Thursday, April 05, 2007

The Importance of Names

I have a new idea for a story that I'm kicking around in my head, but I don't want to start writing it yet. Not only do I have too many open projects at the moment, I also don't have the most important piece of information – I don't have the names of the characters.

Names are absolutely essential – get them wrong and you might as well not even bother with the book. As someone who went through life hating her nickname ("Beth" or "Bethy") and eventually abandoning her first name for her middle name, I understand the importance of names.

When my laptop died recently, the thing that upset me most was losing an idea file for a mystery. The one thing that I'd managed to do with the idea was work out all the names of all the characters. That was a major achievement and the thought of having to do it all over again depresses me.

Since we don't have any children, I've never had to undertake the nearly overwhelming responsibility of selecting the right name. All I've had to name are my characters and my pets. Funny enough, some of my characters tell me their names straight away and with others, I have to decide what they are. It's not all that different from our pets.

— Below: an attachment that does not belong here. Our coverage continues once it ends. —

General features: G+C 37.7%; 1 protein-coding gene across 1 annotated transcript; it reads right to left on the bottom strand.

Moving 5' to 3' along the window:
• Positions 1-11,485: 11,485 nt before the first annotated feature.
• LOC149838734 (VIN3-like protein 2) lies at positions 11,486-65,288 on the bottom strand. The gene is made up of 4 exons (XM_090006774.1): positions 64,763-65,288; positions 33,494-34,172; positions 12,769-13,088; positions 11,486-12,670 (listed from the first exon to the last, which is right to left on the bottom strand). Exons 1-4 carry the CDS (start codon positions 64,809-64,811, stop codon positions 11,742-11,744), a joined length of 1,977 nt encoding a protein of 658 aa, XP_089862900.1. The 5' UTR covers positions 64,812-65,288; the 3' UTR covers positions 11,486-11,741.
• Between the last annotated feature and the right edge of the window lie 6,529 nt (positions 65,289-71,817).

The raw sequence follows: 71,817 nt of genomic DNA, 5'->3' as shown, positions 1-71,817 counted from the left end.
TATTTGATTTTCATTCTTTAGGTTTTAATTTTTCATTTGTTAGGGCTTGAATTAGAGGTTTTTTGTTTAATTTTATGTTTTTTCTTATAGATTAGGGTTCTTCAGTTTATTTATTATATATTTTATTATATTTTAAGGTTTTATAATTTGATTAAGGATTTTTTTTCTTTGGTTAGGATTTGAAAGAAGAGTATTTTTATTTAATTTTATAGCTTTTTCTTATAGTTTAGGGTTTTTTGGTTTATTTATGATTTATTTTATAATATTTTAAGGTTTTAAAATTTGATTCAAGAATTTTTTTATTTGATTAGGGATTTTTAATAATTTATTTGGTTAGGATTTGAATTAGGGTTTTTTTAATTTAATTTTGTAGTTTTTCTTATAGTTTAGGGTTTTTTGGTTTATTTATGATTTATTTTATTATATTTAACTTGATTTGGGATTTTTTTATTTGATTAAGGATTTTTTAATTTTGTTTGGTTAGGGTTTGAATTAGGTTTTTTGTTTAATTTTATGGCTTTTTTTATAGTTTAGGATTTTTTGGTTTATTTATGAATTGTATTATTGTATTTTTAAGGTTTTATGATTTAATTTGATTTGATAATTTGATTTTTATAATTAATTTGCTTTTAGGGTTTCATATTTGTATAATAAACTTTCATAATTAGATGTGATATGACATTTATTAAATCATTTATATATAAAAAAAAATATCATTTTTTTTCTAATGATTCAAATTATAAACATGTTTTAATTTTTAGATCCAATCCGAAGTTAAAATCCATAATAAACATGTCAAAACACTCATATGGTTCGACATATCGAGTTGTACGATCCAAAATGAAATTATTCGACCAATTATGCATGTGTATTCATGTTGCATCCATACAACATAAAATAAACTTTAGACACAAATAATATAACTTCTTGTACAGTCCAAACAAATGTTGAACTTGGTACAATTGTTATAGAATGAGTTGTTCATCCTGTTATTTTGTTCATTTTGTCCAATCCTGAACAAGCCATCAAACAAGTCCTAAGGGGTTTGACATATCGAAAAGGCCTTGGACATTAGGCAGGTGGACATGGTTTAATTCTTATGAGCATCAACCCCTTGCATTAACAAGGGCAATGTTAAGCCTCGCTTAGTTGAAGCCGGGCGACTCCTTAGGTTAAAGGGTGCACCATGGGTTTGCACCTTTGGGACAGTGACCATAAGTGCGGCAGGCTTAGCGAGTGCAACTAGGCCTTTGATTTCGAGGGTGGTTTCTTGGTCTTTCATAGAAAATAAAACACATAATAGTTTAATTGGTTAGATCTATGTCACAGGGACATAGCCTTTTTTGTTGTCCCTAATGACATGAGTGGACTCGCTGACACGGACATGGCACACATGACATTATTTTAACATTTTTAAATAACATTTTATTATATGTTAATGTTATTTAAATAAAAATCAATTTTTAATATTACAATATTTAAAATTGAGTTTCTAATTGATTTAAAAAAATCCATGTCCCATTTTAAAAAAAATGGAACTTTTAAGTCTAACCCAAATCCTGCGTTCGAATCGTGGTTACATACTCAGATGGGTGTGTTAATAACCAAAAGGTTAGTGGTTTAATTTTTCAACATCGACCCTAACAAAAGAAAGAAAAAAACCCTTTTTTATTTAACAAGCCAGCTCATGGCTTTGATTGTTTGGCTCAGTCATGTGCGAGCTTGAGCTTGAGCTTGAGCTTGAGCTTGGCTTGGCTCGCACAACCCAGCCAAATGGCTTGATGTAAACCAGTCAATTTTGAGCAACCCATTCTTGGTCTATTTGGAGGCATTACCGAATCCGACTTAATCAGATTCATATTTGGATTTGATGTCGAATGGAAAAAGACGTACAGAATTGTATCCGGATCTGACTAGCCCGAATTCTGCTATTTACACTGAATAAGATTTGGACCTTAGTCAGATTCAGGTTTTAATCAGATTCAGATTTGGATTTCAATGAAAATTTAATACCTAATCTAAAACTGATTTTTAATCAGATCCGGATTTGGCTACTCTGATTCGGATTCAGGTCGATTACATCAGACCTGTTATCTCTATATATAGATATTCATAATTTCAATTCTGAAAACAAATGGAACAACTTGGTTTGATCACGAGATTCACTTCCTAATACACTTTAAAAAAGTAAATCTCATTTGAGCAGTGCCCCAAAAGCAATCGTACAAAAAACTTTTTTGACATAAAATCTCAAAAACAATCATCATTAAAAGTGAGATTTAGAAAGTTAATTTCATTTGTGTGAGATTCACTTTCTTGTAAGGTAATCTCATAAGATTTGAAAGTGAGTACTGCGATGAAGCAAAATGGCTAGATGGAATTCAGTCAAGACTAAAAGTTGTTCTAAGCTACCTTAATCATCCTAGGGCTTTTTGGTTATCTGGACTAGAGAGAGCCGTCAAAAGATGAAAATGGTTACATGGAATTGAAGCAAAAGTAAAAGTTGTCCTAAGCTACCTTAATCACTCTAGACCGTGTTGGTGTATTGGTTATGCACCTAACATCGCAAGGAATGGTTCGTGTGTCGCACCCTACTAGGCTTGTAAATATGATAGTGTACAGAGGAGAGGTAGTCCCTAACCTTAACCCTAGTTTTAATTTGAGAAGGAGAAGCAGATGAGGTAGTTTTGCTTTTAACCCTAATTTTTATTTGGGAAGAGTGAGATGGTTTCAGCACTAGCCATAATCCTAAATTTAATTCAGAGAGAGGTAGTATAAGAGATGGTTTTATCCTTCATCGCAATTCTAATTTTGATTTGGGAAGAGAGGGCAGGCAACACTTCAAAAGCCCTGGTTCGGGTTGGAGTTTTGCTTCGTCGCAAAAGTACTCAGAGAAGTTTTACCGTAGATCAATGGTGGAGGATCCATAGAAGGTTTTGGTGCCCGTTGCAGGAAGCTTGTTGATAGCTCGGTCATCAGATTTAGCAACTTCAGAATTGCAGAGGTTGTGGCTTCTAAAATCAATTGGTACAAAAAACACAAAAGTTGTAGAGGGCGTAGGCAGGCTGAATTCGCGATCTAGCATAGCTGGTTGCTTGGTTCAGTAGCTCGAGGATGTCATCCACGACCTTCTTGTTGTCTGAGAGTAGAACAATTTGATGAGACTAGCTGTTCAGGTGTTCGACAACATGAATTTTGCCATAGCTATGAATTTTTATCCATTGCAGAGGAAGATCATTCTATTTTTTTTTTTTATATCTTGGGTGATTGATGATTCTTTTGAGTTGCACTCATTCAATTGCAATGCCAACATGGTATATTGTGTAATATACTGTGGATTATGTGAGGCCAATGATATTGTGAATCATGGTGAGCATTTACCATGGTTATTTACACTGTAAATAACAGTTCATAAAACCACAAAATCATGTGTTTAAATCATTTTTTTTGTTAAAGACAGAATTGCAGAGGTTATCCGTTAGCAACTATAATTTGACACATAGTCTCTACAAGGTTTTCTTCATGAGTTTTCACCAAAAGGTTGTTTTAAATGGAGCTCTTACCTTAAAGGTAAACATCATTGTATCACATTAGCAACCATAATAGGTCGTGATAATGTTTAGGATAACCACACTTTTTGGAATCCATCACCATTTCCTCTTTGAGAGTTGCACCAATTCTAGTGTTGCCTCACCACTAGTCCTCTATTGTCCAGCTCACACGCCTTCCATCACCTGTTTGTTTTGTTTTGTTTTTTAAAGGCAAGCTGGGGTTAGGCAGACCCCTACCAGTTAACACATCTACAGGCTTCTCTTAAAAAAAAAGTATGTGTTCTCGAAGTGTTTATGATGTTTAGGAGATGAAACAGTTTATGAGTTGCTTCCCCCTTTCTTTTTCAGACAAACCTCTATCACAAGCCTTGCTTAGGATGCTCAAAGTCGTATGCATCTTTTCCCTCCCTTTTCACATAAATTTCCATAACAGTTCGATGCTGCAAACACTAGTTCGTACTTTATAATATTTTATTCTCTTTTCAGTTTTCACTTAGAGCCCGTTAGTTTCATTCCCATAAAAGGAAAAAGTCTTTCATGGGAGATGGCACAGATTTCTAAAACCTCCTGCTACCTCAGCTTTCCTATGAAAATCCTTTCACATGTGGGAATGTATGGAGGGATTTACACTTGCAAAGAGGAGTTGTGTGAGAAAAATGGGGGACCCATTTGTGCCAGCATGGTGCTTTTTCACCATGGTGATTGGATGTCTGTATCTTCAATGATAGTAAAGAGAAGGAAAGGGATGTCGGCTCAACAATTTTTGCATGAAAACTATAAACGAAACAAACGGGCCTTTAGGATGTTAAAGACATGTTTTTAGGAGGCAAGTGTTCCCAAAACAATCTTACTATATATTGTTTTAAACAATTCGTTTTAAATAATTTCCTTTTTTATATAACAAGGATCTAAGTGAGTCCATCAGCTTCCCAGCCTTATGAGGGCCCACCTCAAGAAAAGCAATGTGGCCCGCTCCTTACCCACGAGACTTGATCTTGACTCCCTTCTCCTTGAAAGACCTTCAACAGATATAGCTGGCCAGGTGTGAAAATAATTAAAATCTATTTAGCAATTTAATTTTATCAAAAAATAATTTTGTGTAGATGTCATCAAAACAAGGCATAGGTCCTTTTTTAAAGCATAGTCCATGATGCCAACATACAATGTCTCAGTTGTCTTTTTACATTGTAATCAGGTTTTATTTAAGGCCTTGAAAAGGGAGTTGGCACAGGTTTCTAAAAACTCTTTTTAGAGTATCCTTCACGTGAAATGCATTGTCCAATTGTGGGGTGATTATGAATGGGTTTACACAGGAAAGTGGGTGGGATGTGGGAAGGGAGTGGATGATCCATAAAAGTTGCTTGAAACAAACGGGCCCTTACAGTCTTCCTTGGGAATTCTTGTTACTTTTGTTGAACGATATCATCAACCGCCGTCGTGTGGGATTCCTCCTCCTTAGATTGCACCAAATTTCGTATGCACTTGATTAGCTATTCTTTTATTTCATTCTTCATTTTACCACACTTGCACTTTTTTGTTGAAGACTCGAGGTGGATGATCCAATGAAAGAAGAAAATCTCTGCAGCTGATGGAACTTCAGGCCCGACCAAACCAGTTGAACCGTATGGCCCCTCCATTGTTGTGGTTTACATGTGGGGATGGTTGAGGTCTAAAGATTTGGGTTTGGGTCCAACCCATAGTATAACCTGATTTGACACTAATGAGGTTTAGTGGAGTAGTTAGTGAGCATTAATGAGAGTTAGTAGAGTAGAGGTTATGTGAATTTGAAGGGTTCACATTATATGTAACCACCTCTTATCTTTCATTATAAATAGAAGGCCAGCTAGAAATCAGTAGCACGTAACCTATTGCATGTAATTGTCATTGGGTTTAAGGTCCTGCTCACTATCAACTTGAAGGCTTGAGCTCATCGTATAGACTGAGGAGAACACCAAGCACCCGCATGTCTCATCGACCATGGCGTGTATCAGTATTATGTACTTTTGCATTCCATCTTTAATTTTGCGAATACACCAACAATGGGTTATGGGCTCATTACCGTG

Since all of our pets over the years have been adopted as adults, they’ve always come pre-named. In Chicago, we adopted a cat named Freedom knowing that the name would have to go. Since he was a long-haired black-and-white Tuxedo cat, we ended up naming him Jeeves. It was perfect.

Similarly, Peter's dog came with the name Soldier. Yuck. Neither one of us could picture ourselves standing on the back porch shouting "Soldier! Come here, Soldier!" We discussed possible names during the 100-mile drive from the animal shelter up to Wheaton. Since they suspected he may have been a trucker's dog, I wanted to call him Mack, but Peter wasn't that keen on the idea.

We named him Badger, but then after a night of realising that Badger and "bad dog" were quite similar (and that we were going to be saying "bad dog" quite a lot), we decided he needed a different name. Peter had a rogue character named Caper in an online role-playing game. The name suited the rogue and Peter realised it would suit Caper as well.

Toby came to us with his name and we decided to keep it. It's a great name and what I like most about it is that it's nearly impossible to say without smiling. It's a happy, cheerful name that mostly suits our neurotic dog. I can't think of what else we would call him, so Toby stays.

9 Comments:

At 5 April 2007 at 07:46, Anonymous Primal Sneeze said...

My Toby, as I think I told you before, came from the west Cork Gaeltacht. He was taken from his family to a place where he didn't know the language. He would work all day (barking etc.) and only get food, no money. It was as if he was being sold into slavery. So he was originally called Kunta Kintae. But this was too long, so he became Toby.

 
At 5 April 2007 at 12:07, Blogger laurie said...